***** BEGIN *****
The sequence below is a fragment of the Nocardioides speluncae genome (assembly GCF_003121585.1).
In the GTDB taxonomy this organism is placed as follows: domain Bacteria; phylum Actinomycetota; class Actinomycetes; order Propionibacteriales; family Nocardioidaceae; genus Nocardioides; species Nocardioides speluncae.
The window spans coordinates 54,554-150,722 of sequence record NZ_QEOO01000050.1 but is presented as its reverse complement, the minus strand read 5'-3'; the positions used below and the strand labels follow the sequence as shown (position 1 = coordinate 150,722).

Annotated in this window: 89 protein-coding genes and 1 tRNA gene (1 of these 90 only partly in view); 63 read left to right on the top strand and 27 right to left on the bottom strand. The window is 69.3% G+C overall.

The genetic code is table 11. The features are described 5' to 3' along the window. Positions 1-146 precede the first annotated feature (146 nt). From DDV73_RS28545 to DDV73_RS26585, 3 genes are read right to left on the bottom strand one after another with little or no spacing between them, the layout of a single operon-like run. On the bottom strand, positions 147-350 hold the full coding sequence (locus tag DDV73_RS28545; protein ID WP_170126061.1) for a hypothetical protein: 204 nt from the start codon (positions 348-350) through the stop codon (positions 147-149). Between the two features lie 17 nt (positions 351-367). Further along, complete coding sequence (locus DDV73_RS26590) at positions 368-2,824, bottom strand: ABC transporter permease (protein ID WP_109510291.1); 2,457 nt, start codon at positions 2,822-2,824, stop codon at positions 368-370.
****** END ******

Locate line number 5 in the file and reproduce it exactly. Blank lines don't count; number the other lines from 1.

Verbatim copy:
The genetic code is table 11. The features are described 5' to 3' along the window. Positions 1-146 precede the first annotated feature (146 nt). From DDV73_RS28545 to DDV73_RS26585, 3 genes are read right to left on the bottom strand one after another with little or no spacing between them, the layout of a single operon-like run. On the bottom strand, positions 147-350 hold the full coding sequence (locus tag DDV73_RS28545; protein ID WP_170126061.1) for a hypothetical protein: 204 nt from the start codon (positions 348-350) through the stop codon (positions 147-149). Between the two features lie 17 nt (positions 351-367). Further along, complete coding sequence (locus DDV73_RS26590) at positions 368-2,824, bottom strand: ABC transporter permease (protein ID WP_109510291.1); 2,457 nt, start codon at positions 2,822-2,824, stop codon at positions 368-370.